Neither coffee fans nor smart-home pioneers will like this connected brewer.
The app-connected Smarter Coffee 2nd Generation coffee maker sounds great in theory. It automatically grinds and brews pots of drip from whole beans. It also works with Alexa and the Google Assistant to create coffee through simple spoken commands. It doesn't make terrible coffee. It costs $250 in the US or £180 in the UK, which converts to about AU$310.
Unfortunately, it's a pain to set up. Voice commands only turn it on and off. And worst is the brewer's settings, which try to hide its critical flaw. It grinds far too little coffee when it brews anything. I'd steer clear of this product. If smarts are what you're after, then choose the $329 Behmor Connected Brewer instead. It makes excellent coffee, and it is way more flexible and easier to operate. Of course, you could save money and get the $190 Bonavita Connoisseur instead. It's as simple as it gets, but creates truly fabulous drip, regardless of its lack of connected-ness.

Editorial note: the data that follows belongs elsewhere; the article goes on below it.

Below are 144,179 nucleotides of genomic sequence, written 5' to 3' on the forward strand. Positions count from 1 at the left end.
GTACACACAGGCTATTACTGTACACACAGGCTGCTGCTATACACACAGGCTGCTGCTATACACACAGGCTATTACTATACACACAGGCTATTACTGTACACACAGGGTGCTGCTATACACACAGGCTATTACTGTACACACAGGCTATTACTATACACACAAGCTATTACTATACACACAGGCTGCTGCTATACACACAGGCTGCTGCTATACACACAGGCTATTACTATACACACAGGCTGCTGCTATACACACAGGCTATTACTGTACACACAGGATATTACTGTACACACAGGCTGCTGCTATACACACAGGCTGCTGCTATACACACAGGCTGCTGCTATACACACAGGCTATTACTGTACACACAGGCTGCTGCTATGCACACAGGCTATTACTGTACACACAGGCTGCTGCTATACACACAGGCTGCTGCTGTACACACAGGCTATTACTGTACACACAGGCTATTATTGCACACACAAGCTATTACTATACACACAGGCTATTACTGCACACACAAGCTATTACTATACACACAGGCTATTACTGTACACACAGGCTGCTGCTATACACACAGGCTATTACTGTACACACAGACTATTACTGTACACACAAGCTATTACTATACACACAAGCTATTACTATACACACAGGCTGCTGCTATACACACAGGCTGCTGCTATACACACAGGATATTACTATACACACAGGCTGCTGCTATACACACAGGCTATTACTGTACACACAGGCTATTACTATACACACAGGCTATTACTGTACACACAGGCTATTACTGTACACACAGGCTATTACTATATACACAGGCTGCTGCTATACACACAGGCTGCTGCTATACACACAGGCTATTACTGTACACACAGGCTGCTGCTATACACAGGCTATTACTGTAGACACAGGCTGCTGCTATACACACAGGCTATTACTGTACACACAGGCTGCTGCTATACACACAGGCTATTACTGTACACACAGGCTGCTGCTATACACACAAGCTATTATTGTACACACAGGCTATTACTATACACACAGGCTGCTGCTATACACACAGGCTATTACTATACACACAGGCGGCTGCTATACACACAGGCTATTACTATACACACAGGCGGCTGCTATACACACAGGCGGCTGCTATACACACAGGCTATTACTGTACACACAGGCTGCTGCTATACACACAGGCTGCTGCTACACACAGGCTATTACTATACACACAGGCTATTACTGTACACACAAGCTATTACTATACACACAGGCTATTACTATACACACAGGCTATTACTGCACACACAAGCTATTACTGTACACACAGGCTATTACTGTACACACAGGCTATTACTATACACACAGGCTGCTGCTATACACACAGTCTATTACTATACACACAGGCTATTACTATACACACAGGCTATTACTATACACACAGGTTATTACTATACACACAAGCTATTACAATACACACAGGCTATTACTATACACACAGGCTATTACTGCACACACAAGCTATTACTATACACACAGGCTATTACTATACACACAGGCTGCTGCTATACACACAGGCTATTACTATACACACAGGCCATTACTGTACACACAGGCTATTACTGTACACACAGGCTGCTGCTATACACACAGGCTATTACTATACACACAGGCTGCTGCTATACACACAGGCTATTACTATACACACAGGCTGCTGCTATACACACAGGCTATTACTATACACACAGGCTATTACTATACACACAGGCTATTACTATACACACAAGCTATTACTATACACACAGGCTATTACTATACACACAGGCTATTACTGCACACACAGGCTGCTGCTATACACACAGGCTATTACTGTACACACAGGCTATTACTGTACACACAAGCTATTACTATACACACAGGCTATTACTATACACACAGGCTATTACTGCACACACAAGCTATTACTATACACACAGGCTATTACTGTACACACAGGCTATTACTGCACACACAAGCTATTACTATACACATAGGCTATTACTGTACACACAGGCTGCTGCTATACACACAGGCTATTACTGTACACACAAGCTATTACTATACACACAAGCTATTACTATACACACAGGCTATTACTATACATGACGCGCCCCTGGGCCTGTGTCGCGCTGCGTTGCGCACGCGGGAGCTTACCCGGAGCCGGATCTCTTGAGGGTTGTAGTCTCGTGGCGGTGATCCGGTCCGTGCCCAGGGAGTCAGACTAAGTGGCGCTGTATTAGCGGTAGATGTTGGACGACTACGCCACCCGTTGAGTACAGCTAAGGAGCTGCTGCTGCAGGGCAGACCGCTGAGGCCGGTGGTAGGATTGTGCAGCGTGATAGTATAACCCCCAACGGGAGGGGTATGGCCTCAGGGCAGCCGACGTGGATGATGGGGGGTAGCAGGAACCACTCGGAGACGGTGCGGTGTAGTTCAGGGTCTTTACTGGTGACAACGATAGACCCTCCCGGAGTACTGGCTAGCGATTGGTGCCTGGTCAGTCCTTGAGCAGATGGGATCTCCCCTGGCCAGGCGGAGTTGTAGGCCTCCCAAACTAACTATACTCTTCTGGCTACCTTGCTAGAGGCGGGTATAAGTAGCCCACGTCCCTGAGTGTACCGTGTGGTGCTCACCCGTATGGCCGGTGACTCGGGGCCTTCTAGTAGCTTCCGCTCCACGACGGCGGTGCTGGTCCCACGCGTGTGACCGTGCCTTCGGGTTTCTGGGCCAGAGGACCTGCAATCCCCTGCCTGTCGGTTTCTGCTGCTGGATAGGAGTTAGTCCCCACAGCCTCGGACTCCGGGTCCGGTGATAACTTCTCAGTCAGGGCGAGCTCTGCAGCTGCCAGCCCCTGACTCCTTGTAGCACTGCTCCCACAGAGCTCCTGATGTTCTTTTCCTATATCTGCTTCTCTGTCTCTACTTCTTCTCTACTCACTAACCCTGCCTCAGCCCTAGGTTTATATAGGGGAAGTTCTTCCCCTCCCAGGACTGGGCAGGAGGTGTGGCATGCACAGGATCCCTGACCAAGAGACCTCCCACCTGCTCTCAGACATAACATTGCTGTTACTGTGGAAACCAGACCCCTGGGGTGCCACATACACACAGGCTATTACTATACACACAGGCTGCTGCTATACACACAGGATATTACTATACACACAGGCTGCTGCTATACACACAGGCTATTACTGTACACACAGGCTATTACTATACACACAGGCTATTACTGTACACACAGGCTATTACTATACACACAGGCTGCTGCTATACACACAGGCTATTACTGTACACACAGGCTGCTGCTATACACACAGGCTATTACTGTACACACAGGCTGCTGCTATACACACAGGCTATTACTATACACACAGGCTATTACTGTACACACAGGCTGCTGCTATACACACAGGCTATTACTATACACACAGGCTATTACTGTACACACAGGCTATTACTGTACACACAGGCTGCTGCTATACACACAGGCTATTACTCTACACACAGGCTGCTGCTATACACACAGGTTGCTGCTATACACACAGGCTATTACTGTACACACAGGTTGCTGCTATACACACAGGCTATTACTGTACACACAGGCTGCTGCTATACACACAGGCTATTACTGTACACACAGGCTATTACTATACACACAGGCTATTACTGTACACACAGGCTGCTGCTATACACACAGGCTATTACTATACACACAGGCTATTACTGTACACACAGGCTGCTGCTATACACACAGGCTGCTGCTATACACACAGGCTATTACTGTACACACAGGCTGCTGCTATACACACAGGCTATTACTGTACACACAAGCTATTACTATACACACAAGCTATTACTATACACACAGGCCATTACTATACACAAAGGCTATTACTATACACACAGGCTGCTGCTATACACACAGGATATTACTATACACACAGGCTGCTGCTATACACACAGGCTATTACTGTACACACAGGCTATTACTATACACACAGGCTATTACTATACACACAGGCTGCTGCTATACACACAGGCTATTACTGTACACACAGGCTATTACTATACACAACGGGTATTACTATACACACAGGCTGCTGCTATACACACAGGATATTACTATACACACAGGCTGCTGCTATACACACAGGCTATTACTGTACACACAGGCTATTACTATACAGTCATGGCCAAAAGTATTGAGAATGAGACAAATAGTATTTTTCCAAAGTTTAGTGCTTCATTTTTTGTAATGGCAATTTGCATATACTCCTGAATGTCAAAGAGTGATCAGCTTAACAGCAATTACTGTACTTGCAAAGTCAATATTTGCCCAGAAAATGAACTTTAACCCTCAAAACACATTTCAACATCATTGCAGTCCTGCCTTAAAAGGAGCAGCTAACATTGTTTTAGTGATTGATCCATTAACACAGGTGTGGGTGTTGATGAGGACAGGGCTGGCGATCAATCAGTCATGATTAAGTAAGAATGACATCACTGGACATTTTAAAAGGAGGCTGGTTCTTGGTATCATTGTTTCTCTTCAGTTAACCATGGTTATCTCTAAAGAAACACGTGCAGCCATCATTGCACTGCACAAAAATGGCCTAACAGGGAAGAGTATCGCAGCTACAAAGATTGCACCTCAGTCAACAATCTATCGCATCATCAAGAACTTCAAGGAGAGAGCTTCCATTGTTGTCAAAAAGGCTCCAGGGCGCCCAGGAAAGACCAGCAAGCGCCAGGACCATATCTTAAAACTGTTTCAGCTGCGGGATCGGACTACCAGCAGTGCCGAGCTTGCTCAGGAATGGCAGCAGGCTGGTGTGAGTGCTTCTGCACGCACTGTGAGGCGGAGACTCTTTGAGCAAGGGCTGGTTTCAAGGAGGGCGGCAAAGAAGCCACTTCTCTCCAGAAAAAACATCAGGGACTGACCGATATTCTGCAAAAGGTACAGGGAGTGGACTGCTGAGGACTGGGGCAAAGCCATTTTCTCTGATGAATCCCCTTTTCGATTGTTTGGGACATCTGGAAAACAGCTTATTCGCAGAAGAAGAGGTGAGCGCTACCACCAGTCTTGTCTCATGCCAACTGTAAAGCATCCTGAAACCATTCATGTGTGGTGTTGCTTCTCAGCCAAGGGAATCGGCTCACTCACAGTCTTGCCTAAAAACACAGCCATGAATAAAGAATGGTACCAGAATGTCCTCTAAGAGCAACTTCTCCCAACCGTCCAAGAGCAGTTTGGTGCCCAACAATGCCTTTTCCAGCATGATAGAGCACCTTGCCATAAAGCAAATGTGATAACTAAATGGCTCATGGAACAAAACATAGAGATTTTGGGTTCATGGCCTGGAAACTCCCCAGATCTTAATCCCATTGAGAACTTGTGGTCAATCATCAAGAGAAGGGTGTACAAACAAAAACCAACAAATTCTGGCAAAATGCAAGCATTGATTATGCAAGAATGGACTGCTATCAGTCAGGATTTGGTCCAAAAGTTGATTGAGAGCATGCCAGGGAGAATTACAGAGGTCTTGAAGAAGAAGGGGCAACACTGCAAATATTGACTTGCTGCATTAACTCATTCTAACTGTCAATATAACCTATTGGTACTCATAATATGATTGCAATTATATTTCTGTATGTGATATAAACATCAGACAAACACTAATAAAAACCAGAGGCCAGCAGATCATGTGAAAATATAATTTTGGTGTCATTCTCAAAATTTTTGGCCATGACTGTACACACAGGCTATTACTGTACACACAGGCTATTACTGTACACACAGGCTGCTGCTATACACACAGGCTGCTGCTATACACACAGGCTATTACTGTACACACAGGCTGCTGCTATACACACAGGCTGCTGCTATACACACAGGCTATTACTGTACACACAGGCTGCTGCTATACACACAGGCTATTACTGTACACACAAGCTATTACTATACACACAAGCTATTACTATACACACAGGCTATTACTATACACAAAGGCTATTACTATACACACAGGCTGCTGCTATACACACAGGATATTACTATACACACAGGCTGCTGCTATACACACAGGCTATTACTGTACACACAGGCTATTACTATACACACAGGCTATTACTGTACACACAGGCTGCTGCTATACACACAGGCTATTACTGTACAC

As coffee makers go, the Smart Coffee 2nd Generation is attractive enough. The few of its sections that are basic black plastic are balanced by shiny brushed steel. The appliance certainly has enough height. Its tall, boxy body is a throwback to old Cuisinart Grind and Brew models from decades past.
Like those early grinder-equipped machines, the Smart Coffee has a bean hopper on its top. Other appliances such as the Breville YouBrew BDC600XL took the same design approach. Instead of a complex, LED-lit control panel, the Smarter Coffee has just four buttons. Each key corresponds to functions on a small LCD screen they surround.
These options start the machine, select its "strength" level, and set the amount of coffee you'd like. Additionally you have two main brewing choices. You can grind and brew from the coffee maker's bean supply, or brew directly from grounds inside the filter.
The grinder itself has a knob for choosing how coarse or fine you'd like it to grind your beans. The grinder's feeding mechanism works well. Many automated coffee makers I've used needed an extra push at times from a human hand. Not so here. Beans in the hopper always found their way into the grinding chamber without added assistance.
Below the control panel is a compartment for the permanent filter and filter basket. You can use this cone-shaped fine mesh metal filter or supply your own paper ones. Underneath that sits the coffee maker's 1.5-liter (51 ounces) glass carafe. It rests on a hot plate that keeps the pitcher hot for 40 minutes.
On the brewer's back side is its 1.5L water tank. Be sure not to overfill it. If you do, a hole at the tank's max fill line will overflow the excess all over your kitchen counter. The tank's tiny lid is another spill hazard since it's easy to miss.